“When living in Edinburgh in 1829, my friend, Mr. John Aitkin, called and requested me to go with him and see a portrait of a personage that I should soon recognise. I accompanied him to the back office in Waterloo Place, where hung a painting of a person. I looked at it, but I did not recognise any resemblance to anyone I had ever seen, and told him so, when he said,

“You don't perceive any resemblance to Robert Burns ?'

"No,'I repeated, not the smallest.' . That is very odd,' he said in a tone of surprise and disappointment, adding, ‘I was in hopes of having your testimonial to its correctness, and had made up my inind to present you with a copy of it framed in the manner of the one before you.'

“My reply to that was that I would never hang it up in my house as a picture of Burns. Indeed, I told him I feared he had been imposed upon. He then asked me if I knew Dr. John M.Kenzie, surgeon, an old acquaintance of Burns ? I told him I did, and intimately, on which he asked me if I would get him to call and see the picture. I replied that I would be glad to do so, and that I should not mention a syllable of it to him, or influence his opinion in any way on the subject —a subject which I considered, so to speak, all but a sacred one.

“I sent for the Doctor, who soon made his appearance. I then introduced him to Mr. Aitkin, and left them together. The former returned in a few minutes, my office being close to Constable’s. Like myself, he not only could trace no resemblance, but added that it could never have been intended for Burns, and this he told to Mr. Aitkin. I then begged Dr. M‘Kenzie to see Mr. William Tennant, who married the daughter of Dr. Dalrymple ('Dalrymple mild '), and whose opinion would go far to confirm ours, should we be correct. Mr. Tennant's testimony in all respects coincided with my own and Dr. M'Kenzie's. As with the Doctor, not a hint of the subject was given to Mr. Tennant; indeed, he considered it a joke, and could not speak of it for laughing.

“I then proposed that we three should take the liberty to call on Mr. Nasnıyth, who resided in Queen Street. We did so, and on mentioning our errand we were most cordially received by the venerable artist. He ran through the whole history of his engagement with Creech to take Burns's likeness with a view to embellish the title page of the Edinburgh edition, which he then was preparing for publication. Mr. Nasmyth further told us he felt unwilling to undertake the task, he not being a portrait but a landscape painter. There being at that time no good hand at that in Edinburgh, on Mr. Creech pressing him earnestly, he consented, and with a view to becoming acquainted with the phiz of the bard, as he expressed it, the two were engaged to meet next morning at Creech's at breakfast. They then set out on a pilgriinage to the Pentlands, and down the Esk to Roslin, Hawthornden, and Lasswade, and returned with the publisher to supper. Having progressed thus far, next morning the artist commenced his work, which, by the way, as he informed us, never was entirely finished; for having got so far in the sketching of the picture, and being himself (Mr N.) so much pleased with it, he was afraid to proceed any further, lest he should spoil it, and nothing more was done to it. Such is the true history of the only likeness ever made of the poet, as Mr. Nasmyth informed us he had never heard of any other; and as to the one in the possession of Constable’s house, on the artist's name being mentionedI think it was a Mr. Taylor, of Leith-he said he knew him, and that he never pretended to be otherwise than a coach painter.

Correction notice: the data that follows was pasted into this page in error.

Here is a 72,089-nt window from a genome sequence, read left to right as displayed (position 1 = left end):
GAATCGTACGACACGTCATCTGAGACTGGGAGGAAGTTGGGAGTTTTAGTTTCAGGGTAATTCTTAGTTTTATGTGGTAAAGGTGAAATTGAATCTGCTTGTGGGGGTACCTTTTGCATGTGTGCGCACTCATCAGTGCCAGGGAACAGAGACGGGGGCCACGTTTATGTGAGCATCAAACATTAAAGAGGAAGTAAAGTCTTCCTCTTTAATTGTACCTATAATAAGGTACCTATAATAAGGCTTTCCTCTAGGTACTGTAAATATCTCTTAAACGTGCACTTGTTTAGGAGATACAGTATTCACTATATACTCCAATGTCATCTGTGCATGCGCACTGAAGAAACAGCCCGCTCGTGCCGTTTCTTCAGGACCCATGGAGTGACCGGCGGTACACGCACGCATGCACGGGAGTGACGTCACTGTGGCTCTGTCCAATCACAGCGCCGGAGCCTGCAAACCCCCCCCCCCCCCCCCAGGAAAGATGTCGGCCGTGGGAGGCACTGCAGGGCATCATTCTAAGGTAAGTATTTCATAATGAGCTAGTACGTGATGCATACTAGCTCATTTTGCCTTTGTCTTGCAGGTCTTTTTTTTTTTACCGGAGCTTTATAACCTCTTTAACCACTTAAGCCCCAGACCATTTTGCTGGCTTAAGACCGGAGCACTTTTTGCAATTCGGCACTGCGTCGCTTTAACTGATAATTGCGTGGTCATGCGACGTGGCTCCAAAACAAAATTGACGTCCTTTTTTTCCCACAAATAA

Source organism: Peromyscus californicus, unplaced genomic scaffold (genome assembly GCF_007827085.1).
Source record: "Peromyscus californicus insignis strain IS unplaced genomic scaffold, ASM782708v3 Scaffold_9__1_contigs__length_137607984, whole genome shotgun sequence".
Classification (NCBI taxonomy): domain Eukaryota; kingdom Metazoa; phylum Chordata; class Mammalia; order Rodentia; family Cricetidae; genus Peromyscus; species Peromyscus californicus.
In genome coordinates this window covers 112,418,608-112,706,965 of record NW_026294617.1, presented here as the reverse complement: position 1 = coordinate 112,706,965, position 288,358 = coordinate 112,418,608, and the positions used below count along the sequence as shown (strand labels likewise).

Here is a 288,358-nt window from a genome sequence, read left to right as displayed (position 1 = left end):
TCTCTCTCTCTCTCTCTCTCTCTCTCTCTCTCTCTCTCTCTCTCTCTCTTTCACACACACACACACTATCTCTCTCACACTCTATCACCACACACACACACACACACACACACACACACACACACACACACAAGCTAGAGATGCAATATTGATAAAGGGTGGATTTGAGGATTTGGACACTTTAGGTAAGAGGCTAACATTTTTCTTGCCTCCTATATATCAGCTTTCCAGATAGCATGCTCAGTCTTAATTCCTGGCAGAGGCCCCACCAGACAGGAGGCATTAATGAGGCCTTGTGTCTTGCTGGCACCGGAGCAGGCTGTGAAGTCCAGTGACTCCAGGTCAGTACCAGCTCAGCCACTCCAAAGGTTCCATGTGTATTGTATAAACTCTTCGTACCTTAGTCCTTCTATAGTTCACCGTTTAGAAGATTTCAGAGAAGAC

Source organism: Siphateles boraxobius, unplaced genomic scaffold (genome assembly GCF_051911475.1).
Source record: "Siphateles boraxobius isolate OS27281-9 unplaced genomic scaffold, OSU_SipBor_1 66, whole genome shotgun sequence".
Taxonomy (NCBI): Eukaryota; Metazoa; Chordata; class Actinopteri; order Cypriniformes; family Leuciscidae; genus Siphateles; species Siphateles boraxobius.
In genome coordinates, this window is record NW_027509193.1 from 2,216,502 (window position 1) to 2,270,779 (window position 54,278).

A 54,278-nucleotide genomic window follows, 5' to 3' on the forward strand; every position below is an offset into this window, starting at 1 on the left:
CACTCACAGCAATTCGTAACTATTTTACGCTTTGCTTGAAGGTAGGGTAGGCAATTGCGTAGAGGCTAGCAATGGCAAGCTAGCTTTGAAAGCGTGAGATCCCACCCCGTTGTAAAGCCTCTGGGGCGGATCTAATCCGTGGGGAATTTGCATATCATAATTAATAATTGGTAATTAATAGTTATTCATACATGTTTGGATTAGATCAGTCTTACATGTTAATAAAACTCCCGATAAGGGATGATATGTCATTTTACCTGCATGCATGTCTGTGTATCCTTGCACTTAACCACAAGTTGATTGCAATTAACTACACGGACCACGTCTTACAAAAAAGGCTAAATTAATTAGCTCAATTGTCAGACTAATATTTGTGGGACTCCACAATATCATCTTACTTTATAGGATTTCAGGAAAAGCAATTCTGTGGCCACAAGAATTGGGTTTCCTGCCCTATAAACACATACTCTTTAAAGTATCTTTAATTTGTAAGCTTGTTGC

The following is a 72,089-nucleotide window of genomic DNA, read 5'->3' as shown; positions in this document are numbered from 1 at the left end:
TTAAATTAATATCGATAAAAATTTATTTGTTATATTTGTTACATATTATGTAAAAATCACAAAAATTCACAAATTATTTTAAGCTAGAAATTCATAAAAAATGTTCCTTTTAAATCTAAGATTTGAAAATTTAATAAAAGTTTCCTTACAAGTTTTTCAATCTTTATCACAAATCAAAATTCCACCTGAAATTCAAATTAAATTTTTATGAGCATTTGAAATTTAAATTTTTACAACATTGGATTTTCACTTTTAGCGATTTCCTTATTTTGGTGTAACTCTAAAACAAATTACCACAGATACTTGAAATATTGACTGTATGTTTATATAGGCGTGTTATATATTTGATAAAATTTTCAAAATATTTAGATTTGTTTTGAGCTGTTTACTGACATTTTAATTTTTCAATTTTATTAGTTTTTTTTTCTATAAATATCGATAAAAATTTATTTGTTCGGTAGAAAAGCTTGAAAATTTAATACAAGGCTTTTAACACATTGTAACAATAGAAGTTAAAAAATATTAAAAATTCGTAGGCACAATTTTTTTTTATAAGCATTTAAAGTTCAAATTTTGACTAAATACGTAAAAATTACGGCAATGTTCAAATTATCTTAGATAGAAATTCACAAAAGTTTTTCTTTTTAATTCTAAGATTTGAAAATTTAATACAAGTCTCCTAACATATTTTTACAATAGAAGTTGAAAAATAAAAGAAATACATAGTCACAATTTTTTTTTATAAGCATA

I might mention that Dr. M‘Kenzie and Mr. William Tennant were Ayrshire men, and knew the poet well, especially the former. Being in Dunse in 1787, just after the publication of the first Edinburgh edition, Burns himself being there at the time on a visit to the family of his friend Robert Ainslie, of Berrywell, near Dunse, the writer often saw the poet, and sitting on the sill of a window in the same room at a friend's, where Burns, with several other respectable inhabitants of the town, were conversing, and having the volume in my hand, I occasionally looked at the picture and then at the poet, and wondered at the resemblance. Mr Ainslie told me, on mentioning our proceedings anent the Constable picture, that he knew of no such picture; that Nasmyth’s was